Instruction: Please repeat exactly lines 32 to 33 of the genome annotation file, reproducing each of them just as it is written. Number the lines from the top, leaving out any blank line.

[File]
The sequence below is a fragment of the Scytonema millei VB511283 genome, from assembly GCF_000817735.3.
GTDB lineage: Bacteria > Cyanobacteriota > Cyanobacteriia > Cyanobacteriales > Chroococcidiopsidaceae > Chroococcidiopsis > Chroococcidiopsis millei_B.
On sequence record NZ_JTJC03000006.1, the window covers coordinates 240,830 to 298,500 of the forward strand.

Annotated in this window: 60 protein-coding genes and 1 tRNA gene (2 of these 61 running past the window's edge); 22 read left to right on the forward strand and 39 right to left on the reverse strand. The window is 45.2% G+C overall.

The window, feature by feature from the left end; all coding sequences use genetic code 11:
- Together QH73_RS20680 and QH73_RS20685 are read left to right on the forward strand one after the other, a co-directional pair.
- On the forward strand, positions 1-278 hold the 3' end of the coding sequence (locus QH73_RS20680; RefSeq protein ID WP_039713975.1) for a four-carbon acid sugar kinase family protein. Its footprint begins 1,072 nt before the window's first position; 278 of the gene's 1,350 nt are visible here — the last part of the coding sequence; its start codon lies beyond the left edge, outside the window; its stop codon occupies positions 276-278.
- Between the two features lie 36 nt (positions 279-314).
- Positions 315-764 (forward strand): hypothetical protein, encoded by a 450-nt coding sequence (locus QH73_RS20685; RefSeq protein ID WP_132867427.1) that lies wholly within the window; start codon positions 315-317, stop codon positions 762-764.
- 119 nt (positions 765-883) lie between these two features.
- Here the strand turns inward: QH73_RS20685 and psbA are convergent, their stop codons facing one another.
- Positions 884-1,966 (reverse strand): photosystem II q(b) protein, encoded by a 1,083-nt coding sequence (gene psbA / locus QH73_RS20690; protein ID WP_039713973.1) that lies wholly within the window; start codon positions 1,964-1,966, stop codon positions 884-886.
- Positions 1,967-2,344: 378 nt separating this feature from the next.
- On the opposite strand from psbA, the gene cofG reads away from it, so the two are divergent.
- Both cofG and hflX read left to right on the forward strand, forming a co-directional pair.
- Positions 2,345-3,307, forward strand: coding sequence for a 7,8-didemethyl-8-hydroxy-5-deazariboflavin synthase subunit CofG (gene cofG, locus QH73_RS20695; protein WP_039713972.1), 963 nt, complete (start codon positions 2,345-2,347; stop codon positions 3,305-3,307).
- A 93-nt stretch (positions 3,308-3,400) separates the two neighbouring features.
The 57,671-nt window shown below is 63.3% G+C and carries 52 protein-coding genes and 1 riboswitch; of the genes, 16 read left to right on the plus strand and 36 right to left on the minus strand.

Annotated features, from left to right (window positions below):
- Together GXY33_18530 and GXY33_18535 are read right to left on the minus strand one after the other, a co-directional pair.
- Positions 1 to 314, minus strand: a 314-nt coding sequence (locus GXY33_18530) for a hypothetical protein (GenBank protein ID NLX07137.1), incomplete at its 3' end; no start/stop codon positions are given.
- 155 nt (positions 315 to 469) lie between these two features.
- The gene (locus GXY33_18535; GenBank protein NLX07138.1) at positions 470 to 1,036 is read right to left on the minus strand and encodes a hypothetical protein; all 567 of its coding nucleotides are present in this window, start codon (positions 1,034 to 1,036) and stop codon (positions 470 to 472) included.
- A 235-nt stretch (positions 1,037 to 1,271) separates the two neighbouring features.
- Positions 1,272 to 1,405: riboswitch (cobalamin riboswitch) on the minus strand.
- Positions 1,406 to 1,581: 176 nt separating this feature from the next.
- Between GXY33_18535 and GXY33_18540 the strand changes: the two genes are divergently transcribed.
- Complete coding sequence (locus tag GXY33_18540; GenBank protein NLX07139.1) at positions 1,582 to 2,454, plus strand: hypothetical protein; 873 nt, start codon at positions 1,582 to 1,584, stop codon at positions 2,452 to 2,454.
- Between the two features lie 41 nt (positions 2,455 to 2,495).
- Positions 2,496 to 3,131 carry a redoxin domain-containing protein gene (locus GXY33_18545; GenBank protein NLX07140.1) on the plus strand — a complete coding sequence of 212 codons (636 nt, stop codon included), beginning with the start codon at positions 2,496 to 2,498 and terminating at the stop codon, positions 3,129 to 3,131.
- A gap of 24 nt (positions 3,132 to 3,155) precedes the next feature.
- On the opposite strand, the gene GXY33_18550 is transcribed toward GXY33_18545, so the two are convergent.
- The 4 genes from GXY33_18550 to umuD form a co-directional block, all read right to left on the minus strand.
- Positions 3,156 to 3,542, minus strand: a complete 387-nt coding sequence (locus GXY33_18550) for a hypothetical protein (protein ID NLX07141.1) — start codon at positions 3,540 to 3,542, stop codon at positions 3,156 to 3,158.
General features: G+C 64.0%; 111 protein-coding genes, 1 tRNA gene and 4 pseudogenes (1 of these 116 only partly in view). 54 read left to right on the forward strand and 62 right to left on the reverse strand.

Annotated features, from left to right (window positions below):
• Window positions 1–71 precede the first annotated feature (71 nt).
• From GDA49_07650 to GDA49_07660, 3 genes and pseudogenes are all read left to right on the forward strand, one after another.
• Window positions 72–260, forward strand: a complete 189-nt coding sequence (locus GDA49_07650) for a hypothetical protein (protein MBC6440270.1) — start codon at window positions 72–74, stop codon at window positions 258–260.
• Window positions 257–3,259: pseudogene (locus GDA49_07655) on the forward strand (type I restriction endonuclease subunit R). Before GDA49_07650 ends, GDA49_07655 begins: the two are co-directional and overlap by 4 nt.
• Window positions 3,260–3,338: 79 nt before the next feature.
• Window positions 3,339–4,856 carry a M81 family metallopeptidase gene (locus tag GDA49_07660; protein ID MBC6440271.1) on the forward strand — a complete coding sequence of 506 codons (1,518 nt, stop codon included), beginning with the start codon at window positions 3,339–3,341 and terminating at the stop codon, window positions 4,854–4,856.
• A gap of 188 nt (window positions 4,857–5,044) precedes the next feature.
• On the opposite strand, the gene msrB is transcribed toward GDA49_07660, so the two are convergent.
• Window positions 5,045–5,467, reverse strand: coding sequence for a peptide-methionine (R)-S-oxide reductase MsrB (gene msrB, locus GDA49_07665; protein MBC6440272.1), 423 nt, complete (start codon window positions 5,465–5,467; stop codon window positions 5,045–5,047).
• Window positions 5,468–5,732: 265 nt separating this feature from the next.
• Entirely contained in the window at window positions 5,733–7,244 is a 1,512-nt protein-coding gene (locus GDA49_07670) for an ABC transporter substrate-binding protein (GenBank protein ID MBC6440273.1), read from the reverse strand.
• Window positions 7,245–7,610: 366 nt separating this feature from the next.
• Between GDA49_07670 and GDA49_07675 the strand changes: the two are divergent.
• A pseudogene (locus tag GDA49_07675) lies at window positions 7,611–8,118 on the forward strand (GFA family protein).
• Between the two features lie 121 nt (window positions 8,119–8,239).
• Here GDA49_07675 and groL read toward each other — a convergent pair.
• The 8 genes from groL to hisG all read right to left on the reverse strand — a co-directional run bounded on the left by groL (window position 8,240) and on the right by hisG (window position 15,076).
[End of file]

- On the opposite strand, the gene GXY33_18550 is transcribed toward GXY33_18545, so the two are convergent.
- The 4 genes from GXY33_18550 to umuD form a co-directional block, all read right to left on the minus strand.